We, the Marines

Movie review by
Barbara Shulgasser-Parker, Common Sense Media
We, the Marines Movie Poster Image
Docu celebrates Marines and their values; some violence.
  • PG
  • 2017
  • 37 minutes

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The parents' guide to what's in this movie.

Positive Messages

Marines are fierce, loyal, resourceful, and determined men and women whose training sets them apart from members of other American military branches. Fighting global terrorism has changed the way the military must fight since many terrorist enemies have neither uniforms nor states of origin.

Positive Role Models & Representations

Many brave young men and women join the Marines for the noblest of reasons -- to protect their country, to provide aid to those in need, and to serve and sacrifice.



Marines suffer agonies in training. They learn to be strong enough and brave enough to endure harsh conditions and dangerous situations. Many have died in conflicts and rescue missions.



Drinking, Drugs & Smoking

What parents need to know

Parents need to know that We, the Marines is a 37-minute, high-production value celebration of the good values that U.S. Marines stand for and thus could easily be mistaken for a recruiting tool that will attract young viewers. The film offers moments from grueling boot camp training. We see recruits jump from planes, escape from submerged helicopters, and shoot missiles at targets from flying helicopters. The piece extols the undeniable virtues of team work, selfless sacrifice, and dogged determination, all hallmarks of Marine training. Narrator and former Marine Gene Hackman explains Marine motto "semper fidelis," which means "always faithful," and describes the intense loyalty Marines are taught to develop for fellow corps members. Marines are seen dragging "wounded" comrades as they are trained to never leave Marines behind. Intense training exercises are shown, and violence is implied as much of the work Marines do is connected to either war or combat situations. "Hell" is heard.

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What's the story?

WE, THE MARINES offers informative footage of Marines in many stages of training. New recruits' heads are shaved. In training, they shimmy through mock riverbeds covered in mud, carrying heavy packs. They drag "wounded" comrades out of harm's way. They jump from airborne planes, they shoot from helicopters, they escape from a submerged, upside-down helicopter. All of these actions seem all the more heroic and admirable as depicted in well-composed, sharply-edited scenes accompanied by popular music ("Rise Up" and "Stand by Me," for example). Former Marine Gene Hackman narrates, advising that the Marine motto "Semper fidelis" (always faithful) means that loyalty to other Marines makes the corps a special military organization. Being a Marine, he explains, means being "in the corps all the days of your life on earth."  We're advised that Marines are resourceful, that they can perform difficult tasks immediately, but that the impossible takes a little longer if you have the training and grit to be a Marine. Learning to deal with the unexpected is part of the curriculum. Plans are good but it's important to know that they are always subject to the changes real situations will inevitably impose. The film notes that in addition to combat-readiness, Marines provide humanitarian aid around the world. They helped Japan after its major tsunami and Haiti after the earthquake.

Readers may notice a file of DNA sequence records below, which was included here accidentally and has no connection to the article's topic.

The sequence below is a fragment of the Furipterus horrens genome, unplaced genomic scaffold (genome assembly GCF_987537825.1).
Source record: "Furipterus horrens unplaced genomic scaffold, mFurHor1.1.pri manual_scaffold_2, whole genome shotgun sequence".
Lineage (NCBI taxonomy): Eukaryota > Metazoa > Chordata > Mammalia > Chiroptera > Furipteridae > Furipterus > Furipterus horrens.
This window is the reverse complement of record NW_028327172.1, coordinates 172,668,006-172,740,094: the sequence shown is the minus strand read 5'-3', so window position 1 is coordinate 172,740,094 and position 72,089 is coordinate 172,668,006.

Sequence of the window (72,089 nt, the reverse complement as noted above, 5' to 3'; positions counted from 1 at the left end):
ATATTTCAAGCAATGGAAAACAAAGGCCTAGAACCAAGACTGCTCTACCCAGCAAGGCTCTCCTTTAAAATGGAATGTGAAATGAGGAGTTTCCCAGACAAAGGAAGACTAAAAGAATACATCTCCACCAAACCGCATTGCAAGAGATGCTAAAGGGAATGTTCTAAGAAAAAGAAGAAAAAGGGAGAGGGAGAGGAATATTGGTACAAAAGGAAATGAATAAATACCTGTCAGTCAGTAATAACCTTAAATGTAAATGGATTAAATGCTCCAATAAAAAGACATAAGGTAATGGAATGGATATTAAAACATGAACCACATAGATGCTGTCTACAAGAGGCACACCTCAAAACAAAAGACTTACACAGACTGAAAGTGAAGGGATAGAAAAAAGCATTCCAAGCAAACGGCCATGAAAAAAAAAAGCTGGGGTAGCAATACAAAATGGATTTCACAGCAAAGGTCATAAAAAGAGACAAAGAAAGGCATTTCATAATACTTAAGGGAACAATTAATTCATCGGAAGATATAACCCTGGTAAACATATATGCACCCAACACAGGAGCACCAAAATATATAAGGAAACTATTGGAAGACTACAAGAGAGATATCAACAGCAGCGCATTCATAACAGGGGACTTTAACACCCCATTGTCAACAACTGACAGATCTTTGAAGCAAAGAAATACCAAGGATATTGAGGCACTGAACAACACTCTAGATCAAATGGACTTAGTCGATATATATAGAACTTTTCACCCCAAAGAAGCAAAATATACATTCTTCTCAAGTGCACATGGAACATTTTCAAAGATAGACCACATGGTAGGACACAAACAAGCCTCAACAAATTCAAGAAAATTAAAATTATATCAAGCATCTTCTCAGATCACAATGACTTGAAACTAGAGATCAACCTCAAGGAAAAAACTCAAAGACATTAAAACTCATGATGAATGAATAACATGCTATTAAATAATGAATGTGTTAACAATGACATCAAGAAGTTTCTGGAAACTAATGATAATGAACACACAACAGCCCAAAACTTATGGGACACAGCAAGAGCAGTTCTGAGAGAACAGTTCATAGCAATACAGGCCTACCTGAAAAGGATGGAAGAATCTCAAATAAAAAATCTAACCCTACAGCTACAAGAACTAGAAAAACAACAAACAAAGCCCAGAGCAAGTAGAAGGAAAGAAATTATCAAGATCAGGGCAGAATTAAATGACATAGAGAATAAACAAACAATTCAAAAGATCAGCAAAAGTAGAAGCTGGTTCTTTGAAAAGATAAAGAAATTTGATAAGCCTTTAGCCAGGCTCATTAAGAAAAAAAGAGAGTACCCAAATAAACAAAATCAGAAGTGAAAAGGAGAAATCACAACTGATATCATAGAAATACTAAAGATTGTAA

Is it any good?

This is a beautifully-made film that justifiably emphasizes the nobility and inherent goodness of service to country. However, it doesn't dwell much on the potential negative physical and psychological consequences such service can entail. Given how young many Marine recruits are -- some just out of high school -- We, the Marines would seem far more well-balanced if it spent a little more time on the horrors of war and the harsh realities of committing to this type of service. Still, older kids in military families will find a lot to celebrate, as will kids considering a military career.

Talk to your kids about ...

  • Families can talk about the fact that while Marines are sometimes peacekeepers and sometimes deliverers of humanitarian aid, their primary training targets military objectives. Do you think We, the Marines should talk more about war and its actual negative consequences?

  • This short film celebrates the many virtues of people who train hard to be their best at protecting our country. What techniques does the film use to appeal to young people? What does it have in common with advertisements for fun resorts? 

  • Does the film imply that the Marine Corps is looking for more young people to join? How does it accomplish that? Does it make you want to be a Marine? Why or why not?

Movie details

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